Book fetches record price
The Bay Psalm Book, one of 11 surviving copies of the first book printed in the nation in 1640, sold for US$14.2 million on Tuesday evening at Sotheby’s in New York, setting a new world auction record for any printed book.The book easily surpassed the previous mark of US$11.5 million, paid in December 2010 for John James Audubon’s Birds of America. David Rubenstein, cofounder and co-CEO of the Carlyle Group private equity firm, purchased the book. Sotheby’s said Rubenstein plans to loan it to libraries across the nation, before it will be put on long-term loan to one of them. .
Police charged in ‘plebgate’
A policeman was charged on Tuesday with lying and seven others face disciplinary proceedings over the so-called “plebgate” scandal, which brought down a minister. Former Conservative chief whip Andrew Mitchell was involved in an altercation with police as he tried to push his bicycle through the gates at Prime Minister David Cameron’s Downing Street residence. Prosecutors said they had charged a police officer, Keith Wallis, with lying about witnessing the row in September last year, but said there was no evidence of a conspiracy against the former international development minister. Mitchell hit back after the decision, accusing the policeman with whom he had the argument of falsely claiming that the minister had called police “plebs,” a derogatory word used to describe commoners.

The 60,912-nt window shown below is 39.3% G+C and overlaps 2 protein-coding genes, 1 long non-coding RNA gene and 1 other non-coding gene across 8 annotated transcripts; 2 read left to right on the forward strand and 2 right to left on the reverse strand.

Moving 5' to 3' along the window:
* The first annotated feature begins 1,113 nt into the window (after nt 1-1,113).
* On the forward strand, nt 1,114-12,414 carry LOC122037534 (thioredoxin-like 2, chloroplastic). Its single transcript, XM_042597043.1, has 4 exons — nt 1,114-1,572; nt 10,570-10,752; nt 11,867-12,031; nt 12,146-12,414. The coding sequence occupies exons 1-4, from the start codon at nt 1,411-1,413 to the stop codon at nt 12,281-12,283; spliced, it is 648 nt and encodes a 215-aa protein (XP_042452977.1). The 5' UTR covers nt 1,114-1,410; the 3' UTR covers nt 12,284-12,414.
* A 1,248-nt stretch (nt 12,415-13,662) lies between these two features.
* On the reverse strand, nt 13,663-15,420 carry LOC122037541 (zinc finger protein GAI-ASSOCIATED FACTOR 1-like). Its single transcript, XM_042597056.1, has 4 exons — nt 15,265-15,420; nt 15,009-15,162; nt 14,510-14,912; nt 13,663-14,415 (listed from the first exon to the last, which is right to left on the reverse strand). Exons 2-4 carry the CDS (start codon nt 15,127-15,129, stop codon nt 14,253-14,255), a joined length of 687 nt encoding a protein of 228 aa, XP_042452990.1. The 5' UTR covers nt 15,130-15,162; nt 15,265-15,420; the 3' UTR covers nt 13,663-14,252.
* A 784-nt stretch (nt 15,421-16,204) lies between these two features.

Wolf causes panic
An escaped wolf sparked panic in southern England on Tuesday after a pack of five animals escaped from a zoo. The timber wolves got through a damaged fence in their enclosure at Colchester Zoo in the early hours of the morning. Two were shot dead shortly after they escaped, one returned of its own accord and one was shot with an anaesthetic dart and captured, but one animal remained at large in woodland for several hours. People living nearby were reportedly warned to keep small children at home while police used a helicopter to scour the forest. The wolf was later found and destroyed by zoo staff, police tweeted.
Painting thieves sentenced
A Bucharest district court on Tuesday handed down sentences of six years and eight months to Radu Dogaru and Eugen Darie, the ringleaders of a gang who stole seven paintings by Matisse, Monet and Picasso from the Dutch museum Kunsthal in Rotterdam in October last year. The pair, who were not in court to hear the verdict, were ordered to pay 6,000 lei (US$1,830) in court costs. The sentences can be appealed. Dogaru’s mother, Olga, added a twist to the case by telling prosecutors that she burned the paintings — then retracted her statement. She is on trial on charges of destroying the works.